He had a standard issue camouflage bag. When he hoisted it into the overhead bin you could see he was nervous. He sat down next to me accidentally dropping his phone and tickets into my lap because his hands were full. “I’m sorry,” he said. “No worries let me take that,” I said. “Thank you,” he said handing me his barely worn dress hat while searching for his seatbelt. When he found both straps I noticed he stared at the buckle for a minute. His hands were shaking. The guy across the aisle was watching so I discreetly helped him buckle-up. “Thank you Mom—I mean Ma’am,” he said blushing. “They’re not like car seatbelts so it’s confusing,” I said trying to reassure him. “This is only my second plane trip.” “Was your first coming to basic?” “Yes Ma’am.” “Are you headed home?” “Yes Ma’am.” “When did you graduate?” “Today.”
“I bet your Mom is going to be happy to see you.”
“Yes Ma’am, I can’t wait. Basic training was easy but not being home for the holidays was really hard.”
“I bet,” I said trying not to get choked up. “Can I ask how old you are?”
“You could be my son,” I said.
“Yes, I have a boy that’s 18 and one that’s 20.”
By now his hands had stopped shaking. Distracting him seemed to be working so I decided to stick with it. He didn’t have anything to read or music to listen to.
I started with the basics like where he was from, went to school, etc. He seemed eager to tell me everything about his life.
When we hit some bumpy air and the flight attendants had to stop beverage service his hands started shaking again. Having run out of generic questions I decided to get more personal.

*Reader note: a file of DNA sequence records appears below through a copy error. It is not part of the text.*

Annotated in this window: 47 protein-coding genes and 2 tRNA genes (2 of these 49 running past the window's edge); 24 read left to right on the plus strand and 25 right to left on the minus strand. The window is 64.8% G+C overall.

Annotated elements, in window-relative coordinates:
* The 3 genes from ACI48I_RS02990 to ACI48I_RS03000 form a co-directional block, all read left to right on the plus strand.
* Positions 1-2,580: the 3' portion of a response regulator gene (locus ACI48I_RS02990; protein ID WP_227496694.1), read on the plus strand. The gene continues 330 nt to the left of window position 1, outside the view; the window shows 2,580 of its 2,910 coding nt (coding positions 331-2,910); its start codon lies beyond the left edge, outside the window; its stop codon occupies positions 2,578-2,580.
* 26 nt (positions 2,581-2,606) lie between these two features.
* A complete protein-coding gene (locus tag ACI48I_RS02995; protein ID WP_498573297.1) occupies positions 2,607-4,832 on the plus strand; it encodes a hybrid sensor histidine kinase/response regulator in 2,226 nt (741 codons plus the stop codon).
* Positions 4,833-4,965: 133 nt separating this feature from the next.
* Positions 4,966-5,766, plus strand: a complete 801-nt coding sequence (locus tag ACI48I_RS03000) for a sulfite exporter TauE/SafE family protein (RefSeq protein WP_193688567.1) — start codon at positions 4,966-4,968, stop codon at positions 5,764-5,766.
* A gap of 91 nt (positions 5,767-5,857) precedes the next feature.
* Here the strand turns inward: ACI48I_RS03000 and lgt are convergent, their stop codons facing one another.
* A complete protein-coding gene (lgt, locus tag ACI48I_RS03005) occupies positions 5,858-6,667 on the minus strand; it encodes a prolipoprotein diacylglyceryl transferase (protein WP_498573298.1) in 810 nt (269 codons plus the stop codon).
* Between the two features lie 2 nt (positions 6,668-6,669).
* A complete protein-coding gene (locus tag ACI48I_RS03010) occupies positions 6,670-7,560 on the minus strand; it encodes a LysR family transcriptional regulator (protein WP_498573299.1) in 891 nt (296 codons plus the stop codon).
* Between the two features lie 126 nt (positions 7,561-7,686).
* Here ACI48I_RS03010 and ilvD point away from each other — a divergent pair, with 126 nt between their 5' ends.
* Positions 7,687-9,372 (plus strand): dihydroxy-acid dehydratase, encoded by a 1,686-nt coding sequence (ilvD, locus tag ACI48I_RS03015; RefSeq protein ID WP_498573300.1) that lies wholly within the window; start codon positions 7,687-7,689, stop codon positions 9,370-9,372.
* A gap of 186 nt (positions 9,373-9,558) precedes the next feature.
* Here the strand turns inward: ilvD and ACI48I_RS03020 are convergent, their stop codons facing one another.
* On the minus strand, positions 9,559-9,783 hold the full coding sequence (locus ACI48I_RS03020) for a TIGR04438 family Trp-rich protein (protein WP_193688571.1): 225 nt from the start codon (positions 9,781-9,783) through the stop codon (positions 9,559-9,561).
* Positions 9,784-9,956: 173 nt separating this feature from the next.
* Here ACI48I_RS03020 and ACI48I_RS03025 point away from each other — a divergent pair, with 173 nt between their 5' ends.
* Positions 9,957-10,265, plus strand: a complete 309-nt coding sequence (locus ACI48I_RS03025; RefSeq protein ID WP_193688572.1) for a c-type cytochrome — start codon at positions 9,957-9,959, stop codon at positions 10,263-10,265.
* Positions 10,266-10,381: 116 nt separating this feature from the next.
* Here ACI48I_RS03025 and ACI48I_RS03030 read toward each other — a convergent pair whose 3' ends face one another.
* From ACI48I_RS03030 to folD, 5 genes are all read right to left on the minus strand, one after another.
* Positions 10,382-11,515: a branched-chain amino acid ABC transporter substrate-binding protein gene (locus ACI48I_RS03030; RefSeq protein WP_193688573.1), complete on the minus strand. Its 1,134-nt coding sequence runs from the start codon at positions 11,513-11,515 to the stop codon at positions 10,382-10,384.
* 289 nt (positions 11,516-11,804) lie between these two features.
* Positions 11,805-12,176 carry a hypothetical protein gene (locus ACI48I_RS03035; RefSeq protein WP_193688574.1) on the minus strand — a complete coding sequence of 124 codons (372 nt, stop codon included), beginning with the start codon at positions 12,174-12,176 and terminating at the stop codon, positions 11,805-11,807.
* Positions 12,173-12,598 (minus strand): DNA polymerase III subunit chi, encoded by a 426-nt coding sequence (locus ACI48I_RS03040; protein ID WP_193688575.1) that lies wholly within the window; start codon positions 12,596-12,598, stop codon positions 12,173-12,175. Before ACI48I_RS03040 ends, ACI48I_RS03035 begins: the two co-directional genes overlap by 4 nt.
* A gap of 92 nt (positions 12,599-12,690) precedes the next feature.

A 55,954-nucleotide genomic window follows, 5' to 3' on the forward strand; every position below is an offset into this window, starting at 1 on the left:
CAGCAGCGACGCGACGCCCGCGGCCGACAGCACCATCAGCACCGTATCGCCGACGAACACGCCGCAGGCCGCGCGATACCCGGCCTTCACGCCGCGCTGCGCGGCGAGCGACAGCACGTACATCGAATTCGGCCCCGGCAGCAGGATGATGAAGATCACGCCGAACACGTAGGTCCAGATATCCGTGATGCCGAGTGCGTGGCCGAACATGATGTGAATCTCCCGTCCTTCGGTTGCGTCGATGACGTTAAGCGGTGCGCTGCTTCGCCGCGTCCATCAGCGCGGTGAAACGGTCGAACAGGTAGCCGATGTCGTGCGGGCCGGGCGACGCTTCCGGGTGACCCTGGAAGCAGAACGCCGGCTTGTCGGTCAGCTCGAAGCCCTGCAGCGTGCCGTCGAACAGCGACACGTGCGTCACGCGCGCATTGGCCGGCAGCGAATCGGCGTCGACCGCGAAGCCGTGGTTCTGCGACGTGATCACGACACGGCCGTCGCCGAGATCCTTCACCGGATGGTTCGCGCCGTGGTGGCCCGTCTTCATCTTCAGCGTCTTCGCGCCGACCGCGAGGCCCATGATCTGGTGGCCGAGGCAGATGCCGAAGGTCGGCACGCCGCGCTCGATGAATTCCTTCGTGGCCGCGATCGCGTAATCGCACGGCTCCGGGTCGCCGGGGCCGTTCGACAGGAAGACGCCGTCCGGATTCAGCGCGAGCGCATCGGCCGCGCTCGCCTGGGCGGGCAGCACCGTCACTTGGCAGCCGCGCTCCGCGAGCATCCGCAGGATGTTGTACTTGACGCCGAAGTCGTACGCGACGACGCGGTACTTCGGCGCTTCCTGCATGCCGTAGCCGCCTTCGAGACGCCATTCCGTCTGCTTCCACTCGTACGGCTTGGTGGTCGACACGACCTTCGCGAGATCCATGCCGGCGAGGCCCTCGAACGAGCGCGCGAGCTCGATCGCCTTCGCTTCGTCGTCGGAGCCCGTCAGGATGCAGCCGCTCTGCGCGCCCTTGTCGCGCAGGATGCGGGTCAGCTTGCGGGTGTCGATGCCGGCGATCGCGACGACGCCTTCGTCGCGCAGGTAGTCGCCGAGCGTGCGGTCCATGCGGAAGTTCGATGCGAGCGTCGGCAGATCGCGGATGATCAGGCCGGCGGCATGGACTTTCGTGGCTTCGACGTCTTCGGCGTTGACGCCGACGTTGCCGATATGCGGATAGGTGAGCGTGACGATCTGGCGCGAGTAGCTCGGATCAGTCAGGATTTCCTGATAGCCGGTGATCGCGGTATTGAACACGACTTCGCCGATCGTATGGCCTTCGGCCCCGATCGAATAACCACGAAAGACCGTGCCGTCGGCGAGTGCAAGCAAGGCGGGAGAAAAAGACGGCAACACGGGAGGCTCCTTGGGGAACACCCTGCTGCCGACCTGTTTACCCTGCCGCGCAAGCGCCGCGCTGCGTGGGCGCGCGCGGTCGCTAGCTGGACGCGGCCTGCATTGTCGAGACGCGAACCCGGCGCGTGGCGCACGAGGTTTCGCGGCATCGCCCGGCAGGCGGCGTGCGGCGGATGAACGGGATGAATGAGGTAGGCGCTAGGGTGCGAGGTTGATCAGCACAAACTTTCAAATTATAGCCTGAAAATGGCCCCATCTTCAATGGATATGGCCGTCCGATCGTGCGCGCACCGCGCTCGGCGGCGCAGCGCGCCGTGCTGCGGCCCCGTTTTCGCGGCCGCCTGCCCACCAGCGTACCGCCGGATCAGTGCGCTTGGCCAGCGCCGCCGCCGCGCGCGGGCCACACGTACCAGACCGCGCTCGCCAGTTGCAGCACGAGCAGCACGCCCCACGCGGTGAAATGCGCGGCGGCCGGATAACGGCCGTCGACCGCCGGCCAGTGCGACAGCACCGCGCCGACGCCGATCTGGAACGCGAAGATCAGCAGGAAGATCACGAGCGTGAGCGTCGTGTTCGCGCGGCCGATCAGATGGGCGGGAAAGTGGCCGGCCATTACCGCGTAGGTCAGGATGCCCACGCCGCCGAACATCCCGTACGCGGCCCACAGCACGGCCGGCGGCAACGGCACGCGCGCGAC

“So, why did you want to join the Marines,” I asked expecting the question to take some thought. It didn’t.
“We’re first to fight,” he said.
“Really?” I said startled by his response.
“Yes, Ma’am,” he said. “I have to be first.”
“Even if it costs you your life?”
“I bet that’s hard for your mom to handle,”
“Yes Ma’am. We can’t talk about it.”
“I bet. You understand why though right?”
“Of course she is,” I said smiling.
The air grew smoother and our conversation shifted to some of the less intense aspects of basic training such as what he liked and didn’t like. The dirt in his ears he wasn’t sure he’d ever get out made me laugh.
I wanted to put my arm around him by this point but that would have been weird. We’d bonded though and the Holy Spirit kept nudging me to say something more.
The door was opened when he said, “Thank you for talking to me Ma’am. It feels good to talk to someone.”
“It’s the least I can do. Thank you for being willing to take a bullet for me. I don’t know how to handle a rifle but I’ve always been first to pray for my boys so could I do that for you?” His eyes filled with tears. “That’s the best I could ask for Ma’am—thank you.” “No, thank you,” I said. “You reminded me of something today.” “What’s that?” “One of my boys is like you. Being first to fight is really important to him. Not in the military sense—it’s more about living on the edge. His passion is both inspiring and terrifying for me. I always catch myself trying to tame it when I shouldn’t. I need to be like your mom and just let him be him.
“Yes, Ma’am you do,” he said knowing he was right.
Later, walking to my next gate I pulled my phone out of my pocket to send a message. The penny I’d found earlier in the day was stuck to the face. It was shiny and new like the Marine I’d met. It reminded me that the world needs warriors of all kinds and wanting to be out in front isn’t necessarily about ego often it’s about courage.
For those with it in abundance asking them to play it safe is about you having a smooth flight not them. Faith and risk are inseparable and if someone isn’t willing to be first to fight, some battles will never be won.
Apathy is a greater threat to a mother’s son than passion. The history of God’s people is a not a record of God trying to tame their courage it’s a lesson in trying to inspire it. A few brave men are what He wants because in the end “oorah” and “amen” probably mean the same thing.